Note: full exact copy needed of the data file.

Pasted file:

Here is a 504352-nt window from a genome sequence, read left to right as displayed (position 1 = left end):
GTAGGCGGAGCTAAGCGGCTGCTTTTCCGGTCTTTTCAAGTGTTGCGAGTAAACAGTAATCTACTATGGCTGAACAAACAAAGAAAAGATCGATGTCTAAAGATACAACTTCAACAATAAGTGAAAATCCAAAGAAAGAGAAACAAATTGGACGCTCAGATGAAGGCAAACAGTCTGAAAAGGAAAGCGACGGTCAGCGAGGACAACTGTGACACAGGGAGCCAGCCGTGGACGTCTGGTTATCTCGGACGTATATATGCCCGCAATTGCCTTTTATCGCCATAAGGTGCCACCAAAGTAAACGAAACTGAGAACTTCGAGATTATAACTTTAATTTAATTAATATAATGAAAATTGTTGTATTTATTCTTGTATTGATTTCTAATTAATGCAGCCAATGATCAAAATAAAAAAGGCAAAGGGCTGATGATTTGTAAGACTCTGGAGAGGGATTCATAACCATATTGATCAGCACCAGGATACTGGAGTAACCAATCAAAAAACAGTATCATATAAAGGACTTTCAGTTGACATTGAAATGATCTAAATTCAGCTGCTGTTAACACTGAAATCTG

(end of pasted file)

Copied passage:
Here is a 504352-nt window from a genome sequence, read left to right as displayed (position 1 = left end):
GTAGGCGGAGCTAAGCGGCTGCTTTTCCGGTCTTTTCAAGTGTTGCGAGTAAACAGTAATCTACTATGGCTGAACAAACAAAGAAAAGATCGATGTCTAAAGATACAACTTCAACAATAAGTGAAAATCCAAAGAAAGAGAAACAAATTGGACGCTCAGATGAAGGCAAACAGTCTGAAAAGGAAAGCGACGGTCAGCGAGGACAACTGTGACACAGGGAGCCAGCCGTGGACGTCTGGTTATCTCGGACGTATATATGCCCGCAATTGCCTTTTATCGCCATAAGGTGCCACCAAAGTAAACGAAACTGAGAACTTCGAGATTATAACTTTAATTTAATTAATATAATGAAAATTGTTGTATTTATTCTTGTATTGATTTCTAATTAATGCAGCCAATGATCAAAATAAAAAAGGCAAAGGGCTGATGATTTGTAAGACTCTGGAGAGGGATTCATAACCATATTGATCAGCACCAGGATACTGGAGTAACCAATCAAAAAACAGTATCATATAAAGGACTTTCAGTTGACATTGAAATGATCTAAATTCAGCTGCTGTTAACACTGAAATCTG